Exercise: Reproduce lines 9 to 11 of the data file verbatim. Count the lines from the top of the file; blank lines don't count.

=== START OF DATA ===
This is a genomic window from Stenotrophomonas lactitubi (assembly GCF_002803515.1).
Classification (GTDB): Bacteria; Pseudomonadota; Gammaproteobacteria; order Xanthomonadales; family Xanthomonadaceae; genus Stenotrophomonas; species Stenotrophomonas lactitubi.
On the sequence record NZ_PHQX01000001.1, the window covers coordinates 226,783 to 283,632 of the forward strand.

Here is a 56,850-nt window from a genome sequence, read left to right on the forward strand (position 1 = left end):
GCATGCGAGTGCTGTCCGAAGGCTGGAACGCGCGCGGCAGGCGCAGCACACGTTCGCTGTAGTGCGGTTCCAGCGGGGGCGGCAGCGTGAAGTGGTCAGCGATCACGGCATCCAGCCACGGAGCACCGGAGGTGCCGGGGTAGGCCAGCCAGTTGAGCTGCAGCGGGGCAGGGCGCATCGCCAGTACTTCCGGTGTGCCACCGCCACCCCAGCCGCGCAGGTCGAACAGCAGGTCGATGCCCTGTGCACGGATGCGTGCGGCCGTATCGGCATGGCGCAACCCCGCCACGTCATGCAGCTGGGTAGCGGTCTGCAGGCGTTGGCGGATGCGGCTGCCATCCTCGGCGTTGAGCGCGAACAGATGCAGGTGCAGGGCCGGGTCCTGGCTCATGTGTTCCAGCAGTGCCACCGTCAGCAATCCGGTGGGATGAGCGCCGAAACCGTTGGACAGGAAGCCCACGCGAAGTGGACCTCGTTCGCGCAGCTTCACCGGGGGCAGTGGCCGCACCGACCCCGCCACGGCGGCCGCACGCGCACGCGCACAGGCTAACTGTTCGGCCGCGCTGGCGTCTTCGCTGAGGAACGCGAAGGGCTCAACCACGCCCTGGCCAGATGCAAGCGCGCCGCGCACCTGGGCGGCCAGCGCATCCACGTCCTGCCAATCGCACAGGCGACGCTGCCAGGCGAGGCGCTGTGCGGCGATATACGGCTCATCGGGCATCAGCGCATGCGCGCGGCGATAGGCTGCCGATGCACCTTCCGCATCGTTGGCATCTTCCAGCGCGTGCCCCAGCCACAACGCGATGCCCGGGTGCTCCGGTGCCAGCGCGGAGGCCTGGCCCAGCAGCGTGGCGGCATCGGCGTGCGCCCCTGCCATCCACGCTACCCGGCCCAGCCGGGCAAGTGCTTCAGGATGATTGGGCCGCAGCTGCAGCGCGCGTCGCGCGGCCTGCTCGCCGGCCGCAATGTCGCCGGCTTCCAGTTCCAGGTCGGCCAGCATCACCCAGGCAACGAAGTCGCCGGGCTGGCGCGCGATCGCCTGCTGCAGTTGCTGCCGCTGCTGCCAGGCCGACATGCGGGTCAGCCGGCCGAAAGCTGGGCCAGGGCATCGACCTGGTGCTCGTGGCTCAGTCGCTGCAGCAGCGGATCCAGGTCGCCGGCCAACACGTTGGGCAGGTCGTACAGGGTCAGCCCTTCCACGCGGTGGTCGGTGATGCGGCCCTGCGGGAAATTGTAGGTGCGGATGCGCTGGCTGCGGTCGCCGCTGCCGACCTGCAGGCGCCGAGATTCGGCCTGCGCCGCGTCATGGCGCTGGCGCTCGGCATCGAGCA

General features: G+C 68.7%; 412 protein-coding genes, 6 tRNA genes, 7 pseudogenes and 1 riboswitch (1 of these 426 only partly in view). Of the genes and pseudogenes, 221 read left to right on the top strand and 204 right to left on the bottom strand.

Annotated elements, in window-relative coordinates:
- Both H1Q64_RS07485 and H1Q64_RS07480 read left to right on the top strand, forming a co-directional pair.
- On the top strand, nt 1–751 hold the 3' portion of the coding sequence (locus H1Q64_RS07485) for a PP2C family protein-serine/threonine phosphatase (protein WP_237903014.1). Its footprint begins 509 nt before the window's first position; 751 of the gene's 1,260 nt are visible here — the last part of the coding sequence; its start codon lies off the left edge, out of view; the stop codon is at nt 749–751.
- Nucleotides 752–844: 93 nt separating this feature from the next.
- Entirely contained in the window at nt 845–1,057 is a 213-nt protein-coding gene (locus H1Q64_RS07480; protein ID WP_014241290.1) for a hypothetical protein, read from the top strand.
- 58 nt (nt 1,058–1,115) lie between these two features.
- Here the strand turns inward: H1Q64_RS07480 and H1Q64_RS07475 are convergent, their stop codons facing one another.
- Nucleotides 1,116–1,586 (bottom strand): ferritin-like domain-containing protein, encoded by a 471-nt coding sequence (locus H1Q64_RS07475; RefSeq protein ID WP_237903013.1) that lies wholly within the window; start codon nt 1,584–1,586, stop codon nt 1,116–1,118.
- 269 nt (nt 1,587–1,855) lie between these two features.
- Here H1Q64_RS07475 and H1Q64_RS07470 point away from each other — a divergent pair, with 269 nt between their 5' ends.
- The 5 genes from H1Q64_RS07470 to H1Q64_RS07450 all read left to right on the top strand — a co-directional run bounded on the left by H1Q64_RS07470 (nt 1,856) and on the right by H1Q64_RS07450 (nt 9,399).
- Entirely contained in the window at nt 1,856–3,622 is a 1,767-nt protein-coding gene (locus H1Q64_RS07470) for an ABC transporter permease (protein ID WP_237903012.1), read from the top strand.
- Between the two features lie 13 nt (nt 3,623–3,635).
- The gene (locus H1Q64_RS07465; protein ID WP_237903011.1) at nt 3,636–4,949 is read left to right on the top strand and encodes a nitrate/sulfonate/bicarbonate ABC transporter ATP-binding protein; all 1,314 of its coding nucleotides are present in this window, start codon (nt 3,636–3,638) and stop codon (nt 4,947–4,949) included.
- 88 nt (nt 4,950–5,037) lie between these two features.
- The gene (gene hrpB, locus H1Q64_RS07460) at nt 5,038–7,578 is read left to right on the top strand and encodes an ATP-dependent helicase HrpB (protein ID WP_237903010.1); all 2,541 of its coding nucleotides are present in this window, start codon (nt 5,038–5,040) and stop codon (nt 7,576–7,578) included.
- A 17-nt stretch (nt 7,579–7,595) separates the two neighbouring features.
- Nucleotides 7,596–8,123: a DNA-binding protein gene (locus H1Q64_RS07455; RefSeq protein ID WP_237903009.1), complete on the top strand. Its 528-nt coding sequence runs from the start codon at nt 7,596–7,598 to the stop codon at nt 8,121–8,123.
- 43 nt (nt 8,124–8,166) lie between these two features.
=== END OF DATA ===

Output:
- On the top strand, nt 1–751 hold the 3' portion of the coding sequence (locus H1Q64_RS07485) for a PP2C family protein-serine/threonine phosphatase (protein WP_237903014.1). Its footprint begins 509 nt before the window's first position; 751 of the gene's 1,260 nt are visible here — the last part of the coding sequence; its start codon lies off the left edge, out of view; the stop codon is at nt 749–751.
- Nucleotides 752–844: 93 nt separating this feature from the next.
- Entirely contained in the window at nt 845–1,057 is a 213-nt protein-coding gene (locus H1Q64_RS07480; protein ID WP_014241290.1) for a hypothetical protein, read from the top strand.